The opinion of the court was delivered by: Goldberg, J.
The issue in this case is whether the Court has personal jurisdiction over the Defendant, Cabana Coaches, LLC ("Cabana"). Plaintiff, Mary Lewis, brought this action against Defendant,, a charter bus company operating in Southern Florida, alleging that she sustained injuries when exiting one of Defendant's buses at the Miami Airport. Plaintiff claims that she fell when exiting the bus as a result of Defendant having negligently stopped the bus too far from the curb. (Compl., Doc. No. 1, at ¶ 21.)
The complaint was filed in this Court on April 11, 2011. On June 15, 2011, Defendant moved to dismiss the complaint for lack of personal jurisdiction pursuant to Fed. R. Civ. P. 12(b)(2), requesting that the Court either dismiss the action, or in the alternative, transfer it to the United States District Court for the Southern District of Florida. Plaintiff has filed a response, and Defendant has filed a Supplemental Memorandum in support of its motion. For the reasons that follow, Defendant's motion is granted and this action is transferred to the District Court for the Southern District of Florida pursuant to 28 U.S.C. § 1631.
Based upon the averments in the complaint, the pertinent facts, viewed in the light most favorable to Plaintiff, are as follows:
Plaintiff is a Pennsylvania resident who, in May 2009, booked a five-day cruise on a Carnival Cruise Lines ("Carnival") ship with a group of friends through a Philadelphia travel agent. The cruise left out of, and returned to, the Port of Miami, and the travel package Plaintiff received from the agent included vouchers for transportation between the cruise and the airport. Plaintiff returned from her cruise and boarded a bus owned and operated by Defendant destined for the Fort Lauderdale International Airport. The bus stopped first at the Miami Airport and pulled up to the curb in such a way so as to leave a gap between the bus and the curb. Plaintiff exited the bus, fell into the gap and sustained the injuries for which she now seeks compensation. (Compl., at ¶ 9-22.)
Defendant is a charter transportation company with its principal place of business in OpLocka, Florida. (Id., at ¶ 2.) Defendant had an ongoing relationship with Carnival to provide transportation for cruise passengers between the docked ships and the Miami and Fort Lauderdale International Airports. (Id., at ¶ 7.)
Analyzing whether a court has personal jurisdiction is a two step inquiry. Pennzoil Prod. Co. v. Colelli & Assocs., Inc., 149 F.3d 197, 200 (3d Cir. 1998). First, I must determine whether the exercise of personal jurisdiction is authorized by applicable state law. If it is, I must then determine whether the exercise of jurisdiction under the circumstances comports with the due process requirements of the United States Constitution. Id. Because the relevant Pennsylvania statute authorizes the exercise of personal jurisdiction "to the fullest extent allowed under the Constitution of the United States," 42 Pa.C.S. § 5322, my analysis centers upon the second step.
Under the due process standard, Plaintiff "bears the burden of establishing either that the cause of action arose from the defendant's forum-related activities (specific jurisdiction) or that the defendant has 'continuous and systematic' contacts with the forum state (general jurisdiction)." Mellon Bank (East) PSFS v. DiVeronica Bros., 983 F.2d 551, 554 (3d Cir. 1993). Plaintiff must "establish with reasonable particularity sufficient contacts between the defendant and forum state." Mellon Bank (East) PSFS v. Feronica, 960 F.2d 1217, 1223 (3d Cir. 1992).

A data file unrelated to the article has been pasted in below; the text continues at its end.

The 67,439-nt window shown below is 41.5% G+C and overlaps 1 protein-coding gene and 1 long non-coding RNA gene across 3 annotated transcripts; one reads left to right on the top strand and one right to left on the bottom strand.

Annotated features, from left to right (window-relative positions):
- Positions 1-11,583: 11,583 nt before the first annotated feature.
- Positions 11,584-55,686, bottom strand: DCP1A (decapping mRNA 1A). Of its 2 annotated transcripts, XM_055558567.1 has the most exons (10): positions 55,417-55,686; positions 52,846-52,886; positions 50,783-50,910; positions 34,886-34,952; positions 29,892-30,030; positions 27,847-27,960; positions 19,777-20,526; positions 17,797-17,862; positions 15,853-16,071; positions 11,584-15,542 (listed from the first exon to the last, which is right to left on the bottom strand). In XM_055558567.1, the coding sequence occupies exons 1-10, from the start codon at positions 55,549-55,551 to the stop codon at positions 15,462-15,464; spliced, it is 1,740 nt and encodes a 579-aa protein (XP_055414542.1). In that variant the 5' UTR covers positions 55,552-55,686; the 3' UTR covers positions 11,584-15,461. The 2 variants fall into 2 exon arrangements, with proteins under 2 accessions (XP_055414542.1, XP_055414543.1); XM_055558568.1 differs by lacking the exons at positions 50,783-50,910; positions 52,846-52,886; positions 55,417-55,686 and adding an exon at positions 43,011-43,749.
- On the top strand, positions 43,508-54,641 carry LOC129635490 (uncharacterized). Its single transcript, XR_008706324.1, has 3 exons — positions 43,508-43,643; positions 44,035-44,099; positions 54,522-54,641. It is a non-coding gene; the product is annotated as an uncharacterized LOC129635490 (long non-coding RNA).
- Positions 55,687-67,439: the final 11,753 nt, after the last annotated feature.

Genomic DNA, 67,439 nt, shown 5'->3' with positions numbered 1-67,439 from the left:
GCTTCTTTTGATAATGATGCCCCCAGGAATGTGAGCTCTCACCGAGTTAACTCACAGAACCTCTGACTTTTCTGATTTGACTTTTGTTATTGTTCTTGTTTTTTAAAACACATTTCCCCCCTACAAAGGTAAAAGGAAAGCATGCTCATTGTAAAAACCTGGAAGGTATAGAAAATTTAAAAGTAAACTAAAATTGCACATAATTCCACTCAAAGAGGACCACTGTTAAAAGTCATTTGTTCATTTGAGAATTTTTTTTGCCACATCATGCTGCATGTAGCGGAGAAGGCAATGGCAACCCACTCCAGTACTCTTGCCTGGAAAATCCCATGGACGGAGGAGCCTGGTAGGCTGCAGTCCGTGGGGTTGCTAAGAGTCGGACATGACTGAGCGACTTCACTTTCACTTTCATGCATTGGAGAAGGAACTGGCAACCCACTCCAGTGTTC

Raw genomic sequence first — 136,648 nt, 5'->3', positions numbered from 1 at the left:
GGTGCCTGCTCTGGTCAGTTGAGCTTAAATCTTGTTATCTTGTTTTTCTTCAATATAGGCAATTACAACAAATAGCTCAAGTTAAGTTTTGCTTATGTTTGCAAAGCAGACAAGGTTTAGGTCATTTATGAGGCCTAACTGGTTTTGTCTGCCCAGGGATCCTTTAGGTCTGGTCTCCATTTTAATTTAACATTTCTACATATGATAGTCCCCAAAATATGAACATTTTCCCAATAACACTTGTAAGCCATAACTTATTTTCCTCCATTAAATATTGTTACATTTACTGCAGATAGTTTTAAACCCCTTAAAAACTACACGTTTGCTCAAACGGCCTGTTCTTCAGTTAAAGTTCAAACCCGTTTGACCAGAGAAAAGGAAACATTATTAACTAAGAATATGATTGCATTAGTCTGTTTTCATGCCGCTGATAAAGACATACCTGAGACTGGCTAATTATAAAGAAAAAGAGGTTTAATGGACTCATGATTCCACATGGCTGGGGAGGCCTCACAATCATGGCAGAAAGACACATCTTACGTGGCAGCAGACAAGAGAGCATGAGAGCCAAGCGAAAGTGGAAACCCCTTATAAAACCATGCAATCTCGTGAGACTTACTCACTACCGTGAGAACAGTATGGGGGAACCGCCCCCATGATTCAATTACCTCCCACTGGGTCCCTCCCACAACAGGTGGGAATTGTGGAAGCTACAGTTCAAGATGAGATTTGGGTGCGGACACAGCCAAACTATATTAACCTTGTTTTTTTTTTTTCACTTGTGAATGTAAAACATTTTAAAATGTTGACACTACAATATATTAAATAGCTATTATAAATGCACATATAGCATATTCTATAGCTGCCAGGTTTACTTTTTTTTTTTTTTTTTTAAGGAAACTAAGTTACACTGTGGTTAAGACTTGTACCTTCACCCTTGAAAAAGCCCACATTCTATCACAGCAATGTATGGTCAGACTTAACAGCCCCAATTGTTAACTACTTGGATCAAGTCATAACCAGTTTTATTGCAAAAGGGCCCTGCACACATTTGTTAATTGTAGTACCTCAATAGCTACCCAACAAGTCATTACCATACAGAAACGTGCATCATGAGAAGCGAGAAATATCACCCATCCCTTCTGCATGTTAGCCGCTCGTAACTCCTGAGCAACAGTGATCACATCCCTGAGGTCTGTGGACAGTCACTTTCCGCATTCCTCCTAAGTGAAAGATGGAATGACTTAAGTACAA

I conclude that Plaintiff has failed to establish that this Court has either general or specific jurisdiction over the Defendant. The allegations in her complaint, accepted as true, do not establish that Cabana has sufficient contacts with Pennsylvania. Plaintiff has failed to allege or provide evidence to suggest that Cabana does any business in Pennsylvania, let alone that its contacts are "systematic and continuous." Pennzoil Prod. Co. v. Colelli & Assocs., Inc., 149 F.3d 197, 200 (3d Cir. 1998). Indeed, Plaintiff's complaint is silent as to Cabana's relationship to this forum. The complaint is therefore clearly insufficient to meet the "demanding" general jurisdiction standard. Orazi v. Hilton Hotels Corp., 2010 WL 4751728 at *2 (E.D.Pa. Nov. 22, 2010).
Plaintiff has also failed to establish that specific jurisdiction exists. The only relevant allegation in this regard is that Plaintiff has received "bus tickets/travel vouchers" in Philadelphia. (Compl., at ¶ 10.) She has not alleged or produced any evidence to suggest that these vouchers were produced, sold or in any way distributed by Cabana. Indeed, Defendant's Chief Financial Officer has attested that Cabana contracts only with the cruise line and does not do any business directly with passengers. (O'Conner Aff., Doc. No. 6-1, at ¶ 13.) Plaintiff has not challenged this assertion or claimed otherwise. Simply put, there is nothing in Plaintiff's complaint or in her response to Defendant's motion to suggest that Cabana engaged in any forum-related activities or that this case "arises from or relates to conduct purposefully directed at the forum state." Kehm Oil Co. v. Texaco, Inc., 537 F.3d 290, 300 (3d Cir. 2008).
Therefore, I conclude that the Court does not have personal jurisdiction over Defendant in this case. 28 U.S.C. § 1631 provides that where a court finds that jurisdiction does not exist, it shall, if it is in the interests of justice, transfer the case to any other court in which the action could have been brought. Here the interests of justice require that this action be transferred rather than dismissed. Transfer will serve judicial efficiency, and spare the litigants unnecessary cost and effort. Both parties have suggested that the Southern District ...